Ø  the faculty of Arts and Education,

Ø  the faculty of physical Sciences,

Ø  the faculty of Commerce and Law and

Ø  the faculty of Social Sciences, offering 30 undergraduate degree programmes, 3 diploma courses, 5 masters degree programmes and 2 doctoral degrees.

 

The ZOU teaches its students using multi media methods that include the module (print text), face-to-face tutorials and ICTs. Students are assessed through the use of assignments, tests, examinations and research projects.

 

The present study is part of a longitudinal study to investigate issues of quality in the assessment of students through the research projects. Researchers at the ZOU have identified a number of challenges facing research students and their supervisors (Nyawaranda (2005; Kangai and Mapolisa (2008).

 

According to Nyawaranda, (2005), challenges include the following:

 

Ø  Students failing to complete research projects in time

Ø  Low submission rate of 40%

Ø  Students working on non-researchable topics

Ø  Plagiarism

Ø  Poor quality of research projects 

Ø  Lack of competence (by supervisors) in approving students’ research topics

Ø  Inconsistence in marking students’ research projects

Ø  Lack of uniformity in the supervision and marking of students’ research projects

 

These challenges have impacted negatively on the quality assessment of students’ research projects. It is against this background that the present content analysis study was undertaken.

 

Purpose of the Study

The purpose of the study was to conduct a content analysis of research projects submitted by ZOU undergraduate research students in order to establish their present status, gaps, and areas of saturation and to develop a model that could be used in the quality assessment of these projects.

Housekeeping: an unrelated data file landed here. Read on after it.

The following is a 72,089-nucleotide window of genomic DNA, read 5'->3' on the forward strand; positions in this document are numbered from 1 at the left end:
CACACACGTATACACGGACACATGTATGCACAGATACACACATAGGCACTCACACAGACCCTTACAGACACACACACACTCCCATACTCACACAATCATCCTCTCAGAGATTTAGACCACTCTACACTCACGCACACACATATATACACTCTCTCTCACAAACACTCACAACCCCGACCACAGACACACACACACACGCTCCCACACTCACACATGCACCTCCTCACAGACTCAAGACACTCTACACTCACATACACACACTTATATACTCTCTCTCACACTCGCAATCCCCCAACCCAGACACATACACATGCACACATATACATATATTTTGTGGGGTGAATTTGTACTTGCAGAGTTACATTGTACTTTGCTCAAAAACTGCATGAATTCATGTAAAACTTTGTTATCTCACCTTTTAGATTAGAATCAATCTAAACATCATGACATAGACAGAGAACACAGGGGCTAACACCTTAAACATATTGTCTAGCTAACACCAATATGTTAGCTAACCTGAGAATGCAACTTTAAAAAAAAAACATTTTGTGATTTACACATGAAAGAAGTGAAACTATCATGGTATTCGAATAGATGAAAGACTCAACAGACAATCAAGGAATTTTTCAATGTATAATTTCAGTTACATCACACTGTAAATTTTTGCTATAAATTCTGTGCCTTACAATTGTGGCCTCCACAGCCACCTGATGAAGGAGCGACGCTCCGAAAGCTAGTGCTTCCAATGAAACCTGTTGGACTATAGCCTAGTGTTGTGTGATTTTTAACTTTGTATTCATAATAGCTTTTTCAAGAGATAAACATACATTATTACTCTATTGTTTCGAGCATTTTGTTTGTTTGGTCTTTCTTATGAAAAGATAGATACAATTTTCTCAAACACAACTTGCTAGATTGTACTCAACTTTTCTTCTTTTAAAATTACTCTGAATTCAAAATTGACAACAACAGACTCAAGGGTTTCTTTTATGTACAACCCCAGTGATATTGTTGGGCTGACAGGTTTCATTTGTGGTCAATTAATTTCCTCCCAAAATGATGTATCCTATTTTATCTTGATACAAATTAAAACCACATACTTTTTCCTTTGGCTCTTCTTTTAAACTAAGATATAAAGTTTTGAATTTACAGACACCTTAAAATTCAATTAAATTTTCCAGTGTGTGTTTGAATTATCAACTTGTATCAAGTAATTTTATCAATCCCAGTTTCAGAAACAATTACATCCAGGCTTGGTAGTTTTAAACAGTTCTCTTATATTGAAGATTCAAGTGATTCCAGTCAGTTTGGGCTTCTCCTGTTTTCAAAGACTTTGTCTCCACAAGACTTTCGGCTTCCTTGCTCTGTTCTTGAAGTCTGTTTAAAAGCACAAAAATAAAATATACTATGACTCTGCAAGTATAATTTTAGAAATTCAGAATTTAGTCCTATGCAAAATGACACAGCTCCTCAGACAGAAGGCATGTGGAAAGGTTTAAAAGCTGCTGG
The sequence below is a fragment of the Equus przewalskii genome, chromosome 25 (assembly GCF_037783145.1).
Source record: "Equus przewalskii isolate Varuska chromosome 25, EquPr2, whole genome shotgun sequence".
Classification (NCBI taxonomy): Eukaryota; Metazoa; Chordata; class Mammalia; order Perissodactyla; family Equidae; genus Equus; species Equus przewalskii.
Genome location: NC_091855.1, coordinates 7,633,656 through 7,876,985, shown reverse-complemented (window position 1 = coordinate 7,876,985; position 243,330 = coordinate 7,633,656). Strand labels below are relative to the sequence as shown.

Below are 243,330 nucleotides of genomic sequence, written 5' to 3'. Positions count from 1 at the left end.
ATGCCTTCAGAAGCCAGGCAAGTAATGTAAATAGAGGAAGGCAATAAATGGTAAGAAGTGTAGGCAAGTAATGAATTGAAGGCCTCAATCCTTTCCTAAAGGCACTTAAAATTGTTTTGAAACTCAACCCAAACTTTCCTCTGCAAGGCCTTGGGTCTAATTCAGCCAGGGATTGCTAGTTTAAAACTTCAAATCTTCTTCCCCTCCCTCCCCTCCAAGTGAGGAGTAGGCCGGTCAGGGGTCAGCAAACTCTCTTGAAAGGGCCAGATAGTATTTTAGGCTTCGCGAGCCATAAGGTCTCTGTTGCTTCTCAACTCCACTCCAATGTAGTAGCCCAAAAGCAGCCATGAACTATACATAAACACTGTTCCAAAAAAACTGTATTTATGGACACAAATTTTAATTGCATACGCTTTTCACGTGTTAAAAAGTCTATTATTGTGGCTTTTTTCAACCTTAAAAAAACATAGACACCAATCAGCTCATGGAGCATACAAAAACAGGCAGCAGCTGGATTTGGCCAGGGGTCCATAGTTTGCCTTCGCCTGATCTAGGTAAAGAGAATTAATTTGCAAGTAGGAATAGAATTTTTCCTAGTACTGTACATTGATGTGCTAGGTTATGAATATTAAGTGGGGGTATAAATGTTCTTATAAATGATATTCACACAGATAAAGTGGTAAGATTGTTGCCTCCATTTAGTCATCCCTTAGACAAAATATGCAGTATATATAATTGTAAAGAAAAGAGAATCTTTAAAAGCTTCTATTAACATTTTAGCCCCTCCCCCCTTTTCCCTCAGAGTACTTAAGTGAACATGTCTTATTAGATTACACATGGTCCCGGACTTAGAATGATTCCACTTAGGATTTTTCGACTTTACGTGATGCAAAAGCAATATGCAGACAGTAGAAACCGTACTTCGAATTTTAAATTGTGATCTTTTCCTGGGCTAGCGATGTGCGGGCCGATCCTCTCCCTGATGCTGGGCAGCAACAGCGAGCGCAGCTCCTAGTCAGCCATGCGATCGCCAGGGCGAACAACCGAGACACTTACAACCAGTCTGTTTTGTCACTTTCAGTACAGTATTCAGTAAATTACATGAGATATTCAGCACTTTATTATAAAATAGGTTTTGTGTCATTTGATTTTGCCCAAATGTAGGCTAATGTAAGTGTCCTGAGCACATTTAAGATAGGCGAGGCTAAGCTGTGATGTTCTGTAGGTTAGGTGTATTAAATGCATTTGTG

Statement of the Problem

One of the topical issues that have provoked heated academic debate in programme management meetings at the ZOU is the question of quality in the assessment of students’ research projects (Izuagie, 2001).

 

The central issue confronting research students and their supervisors at the ZOU is how to achieve quality, effectiveness and productivity in the new changing environment. The research problem is that not all projects’ supervisors and markers have addressed the assessment of students’ projects in a systematic way.  For example double marking of projects have produced extreme differences in marks awarded to the same project. The present study sought to assess, through a content analysis, the quality of research projects submitted by ZOU undergraduate students and to develop a content analysis model that could be used for quality assessment of these projects.

 

Research Questions

The present study was guided by the following research questions:

 

  1. Do ZOU undergraduate students have a bias in the choice of research topics, research paradigm, and research design and data collection methods?
  2. What is the status (methodological appropriateness and methodological quality) of students’ research projects?

 

Importance of the Study

Research is the process by which new knowledge is created. As such it influences the direction in which an academic field or a community moves. The findings of the current study are of interest to many groups in distance education; however, we wished to provide this information primarily for the benefit of research students and their supervisors who should be aware of how quality can be enhanced during supervision and assessment of research projects. The information presented in this article is also of great benefit to lecturers who are involved in the teaching of research theory and methodology. The findings are also of great value to developers of distance education materials.